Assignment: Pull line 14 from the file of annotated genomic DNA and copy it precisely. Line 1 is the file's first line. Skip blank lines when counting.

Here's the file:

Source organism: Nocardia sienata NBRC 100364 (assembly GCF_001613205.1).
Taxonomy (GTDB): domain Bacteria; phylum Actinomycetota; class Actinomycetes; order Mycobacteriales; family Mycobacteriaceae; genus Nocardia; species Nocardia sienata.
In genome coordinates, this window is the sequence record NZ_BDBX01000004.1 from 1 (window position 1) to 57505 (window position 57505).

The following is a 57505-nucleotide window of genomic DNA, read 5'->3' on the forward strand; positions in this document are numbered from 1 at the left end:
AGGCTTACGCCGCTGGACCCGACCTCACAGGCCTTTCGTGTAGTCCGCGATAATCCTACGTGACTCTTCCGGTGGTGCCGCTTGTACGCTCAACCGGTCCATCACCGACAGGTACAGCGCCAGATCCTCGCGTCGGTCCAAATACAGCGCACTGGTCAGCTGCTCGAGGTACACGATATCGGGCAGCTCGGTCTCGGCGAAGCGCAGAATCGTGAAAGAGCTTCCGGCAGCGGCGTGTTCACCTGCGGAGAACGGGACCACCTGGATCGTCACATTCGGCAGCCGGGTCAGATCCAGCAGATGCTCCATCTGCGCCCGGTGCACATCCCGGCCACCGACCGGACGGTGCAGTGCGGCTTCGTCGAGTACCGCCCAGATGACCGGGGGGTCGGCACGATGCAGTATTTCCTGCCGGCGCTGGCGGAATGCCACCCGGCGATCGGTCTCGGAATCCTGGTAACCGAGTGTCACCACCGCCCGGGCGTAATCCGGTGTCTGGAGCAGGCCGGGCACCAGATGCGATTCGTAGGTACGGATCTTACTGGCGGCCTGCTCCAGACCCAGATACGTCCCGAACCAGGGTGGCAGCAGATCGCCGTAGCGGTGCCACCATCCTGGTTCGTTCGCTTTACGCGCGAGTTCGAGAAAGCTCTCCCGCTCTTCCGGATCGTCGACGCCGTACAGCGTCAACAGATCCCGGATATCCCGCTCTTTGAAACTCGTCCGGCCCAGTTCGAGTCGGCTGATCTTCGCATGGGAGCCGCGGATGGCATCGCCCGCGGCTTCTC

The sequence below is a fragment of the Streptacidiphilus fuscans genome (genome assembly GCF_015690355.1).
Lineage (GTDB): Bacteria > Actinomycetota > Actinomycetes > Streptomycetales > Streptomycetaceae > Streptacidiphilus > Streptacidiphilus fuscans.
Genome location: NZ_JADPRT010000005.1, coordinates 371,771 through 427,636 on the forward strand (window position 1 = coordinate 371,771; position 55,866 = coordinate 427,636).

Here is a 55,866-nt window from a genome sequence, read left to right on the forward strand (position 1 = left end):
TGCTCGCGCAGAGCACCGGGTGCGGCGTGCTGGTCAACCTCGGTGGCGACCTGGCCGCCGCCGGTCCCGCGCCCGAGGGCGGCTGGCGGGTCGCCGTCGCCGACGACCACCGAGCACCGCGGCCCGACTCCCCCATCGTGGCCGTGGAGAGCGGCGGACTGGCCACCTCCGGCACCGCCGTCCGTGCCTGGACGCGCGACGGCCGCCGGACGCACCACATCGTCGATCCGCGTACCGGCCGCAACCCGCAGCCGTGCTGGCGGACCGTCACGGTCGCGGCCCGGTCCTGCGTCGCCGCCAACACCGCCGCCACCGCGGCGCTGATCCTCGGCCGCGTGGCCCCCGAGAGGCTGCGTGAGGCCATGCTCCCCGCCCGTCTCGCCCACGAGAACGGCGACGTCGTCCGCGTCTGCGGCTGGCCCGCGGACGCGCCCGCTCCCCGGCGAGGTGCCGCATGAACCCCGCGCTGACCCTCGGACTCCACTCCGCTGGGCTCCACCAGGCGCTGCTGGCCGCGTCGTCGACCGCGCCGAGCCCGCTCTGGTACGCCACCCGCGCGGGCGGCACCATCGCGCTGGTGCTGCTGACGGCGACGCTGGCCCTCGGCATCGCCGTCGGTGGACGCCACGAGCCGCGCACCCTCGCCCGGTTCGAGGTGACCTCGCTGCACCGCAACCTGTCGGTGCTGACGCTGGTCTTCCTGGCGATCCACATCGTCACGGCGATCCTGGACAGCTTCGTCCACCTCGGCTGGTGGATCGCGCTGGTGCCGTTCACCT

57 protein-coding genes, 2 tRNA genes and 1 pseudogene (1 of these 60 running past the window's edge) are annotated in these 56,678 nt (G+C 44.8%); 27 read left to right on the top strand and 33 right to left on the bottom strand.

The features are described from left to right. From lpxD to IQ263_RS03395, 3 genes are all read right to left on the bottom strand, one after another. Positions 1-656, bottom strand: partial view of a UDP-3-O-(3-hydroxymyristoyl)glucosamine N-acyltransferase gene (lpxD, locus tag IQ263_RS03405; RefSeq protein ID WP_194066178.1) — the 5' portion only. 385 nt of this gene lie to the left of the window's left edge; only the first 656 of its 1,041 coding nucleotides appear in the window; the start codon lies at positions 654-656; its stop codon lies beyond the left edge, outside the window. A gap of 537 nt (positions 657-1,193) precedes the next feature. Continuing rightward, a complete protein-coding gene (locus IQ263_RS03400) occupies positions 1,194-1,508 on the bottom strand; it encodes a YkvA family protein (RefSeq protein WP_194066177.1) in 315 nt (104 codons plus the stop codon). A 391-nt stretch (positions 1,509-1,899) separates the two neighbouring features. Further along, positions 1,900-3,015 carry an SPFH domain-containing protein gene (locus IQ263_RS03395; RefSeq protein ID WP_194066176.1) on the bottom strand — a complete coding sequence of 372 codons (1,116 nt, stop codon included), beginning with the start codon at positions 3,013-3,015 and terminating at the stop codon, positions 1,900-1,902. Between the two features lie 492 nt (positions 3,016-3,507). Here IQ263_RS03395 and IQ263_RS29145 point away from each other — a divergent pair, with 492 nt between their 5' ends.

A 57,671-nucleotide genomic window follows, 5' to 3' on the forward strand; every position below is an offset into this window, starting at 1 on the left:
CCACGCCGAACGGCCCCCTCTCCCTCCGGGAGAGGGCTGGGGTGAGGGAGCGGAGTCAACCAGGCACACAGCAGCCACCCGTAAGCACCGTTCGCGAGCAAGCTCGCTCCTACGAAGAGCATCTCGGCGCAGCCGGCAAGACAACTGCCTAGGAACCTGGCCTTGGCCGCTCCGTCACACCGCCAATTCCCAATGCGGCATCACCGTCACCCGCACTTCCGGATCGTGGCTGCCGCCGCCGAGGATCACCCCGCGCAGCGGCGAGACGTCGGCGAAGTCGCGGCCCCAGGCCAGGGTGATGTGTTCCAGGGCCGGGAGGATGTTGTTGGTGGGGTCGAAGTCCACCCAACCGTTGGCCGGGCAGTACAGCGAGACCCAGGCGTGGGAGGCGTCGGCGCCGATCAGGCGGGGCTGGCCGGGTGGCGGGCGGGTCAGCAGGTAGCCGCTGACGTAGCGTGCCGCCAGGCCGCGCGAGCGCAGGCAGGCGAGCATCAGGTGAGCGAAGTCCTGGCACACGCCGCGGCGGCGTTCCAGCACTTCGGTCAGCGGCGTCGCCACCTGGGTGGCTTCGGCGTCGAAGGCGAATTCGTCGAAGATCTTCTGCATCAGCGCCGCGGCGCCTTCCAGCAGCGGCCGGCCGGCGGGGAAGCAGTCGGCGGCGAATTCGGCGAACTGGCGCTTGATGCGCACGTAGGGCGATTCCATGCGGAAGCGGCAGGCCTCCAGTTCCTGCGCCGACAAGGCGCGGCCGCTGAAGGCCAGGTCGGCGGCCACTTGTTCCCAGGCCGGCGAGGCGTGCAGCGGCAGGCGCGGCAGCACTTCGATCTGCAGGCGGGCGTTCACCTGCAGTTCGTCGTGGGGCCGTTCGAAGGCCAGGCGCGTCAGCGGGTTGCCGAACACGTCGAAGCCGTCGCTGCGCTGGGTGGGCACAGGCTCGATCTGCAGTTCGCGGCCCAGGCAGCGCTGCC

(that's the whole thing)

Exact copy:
CCACGCCGAACGGCCCCCTCTCCCTCCGGGAGAGGGCTGGGGTGAGGGAGCGGAGTCAACCAGGCACACAGCAGCCACCCGTAAGCACCGTTCGCGAGCAAGCTCGCTCCTACGAAGAGCATCTCGGCGCAGCCGGCAAGACAACTGCCTAGGAACCTGGCCTTGGCCGCTCCGTCACACCGCCAATTCCCAATGCGGCATCACCGTCACCCGCACTTCCGGATCGTGGCTGCCGCCGCCGAGGATCACCCCGCGCAGCGGCGAGACGTCGGCGAAGTCGCGGCCCCAGGCCAGGGTGATGTGTTCCAGGGCCGGGAGGATGTTGTTGGTGGGGTCGAAGTCCACCCAACCGTTGGCCGGGCAGTACAGCGAGACCCAGGCGTGGGAGGCGTCGGCGCCGATCAGGCGGGGCTGGCCGGGTGGCGGGCGGGTCAGCAGGTAGCCGCTGACGTAGCGTGCCGCCAGGCCGCGCGAGCGCAGGCAGGCGAGCATCAGGTGAGCGAAGTCCTGGCACACGCCGCGGCGGCGTTCCAGCACTTCGGTCAGCGGCGTCGCCACCTGGGTGGCTTCGGCGTCGAAGGCGAATTCGTCGAAGATCTTCTGCATCAGCGCCGCGGCGCCTTCCAGCAGCGGCCGGCCGGCGGGGAAGCAGTCGGCGGCGAATTCGGCGAACTGGCGCTTGATGCGCACGTAGGGCGATTCCATGCGGAAGCGGCAGGCCTCCAGTTCCTGCGCCGACAAGGCGCGGCCGCTGAAGGCCAGGTCGGCGGCCACTTGTTCCCAGGCCGGCGAGGCGTGCAGCGGCAGGCGCGGCAGCACTTCGATCTGCAGGCGGGCGTTCACCTGCAGTTCGTCGTGGGGCCGTTCGAAGGCCAGGCGCGTCAGCGGGTTGCCGAACACGTCGAAGCCGTCGCTGCGCTGGGTGGGCACAGGCTCGATCTGCAGTTCGCGGCCCAGGCAGCGCTGCC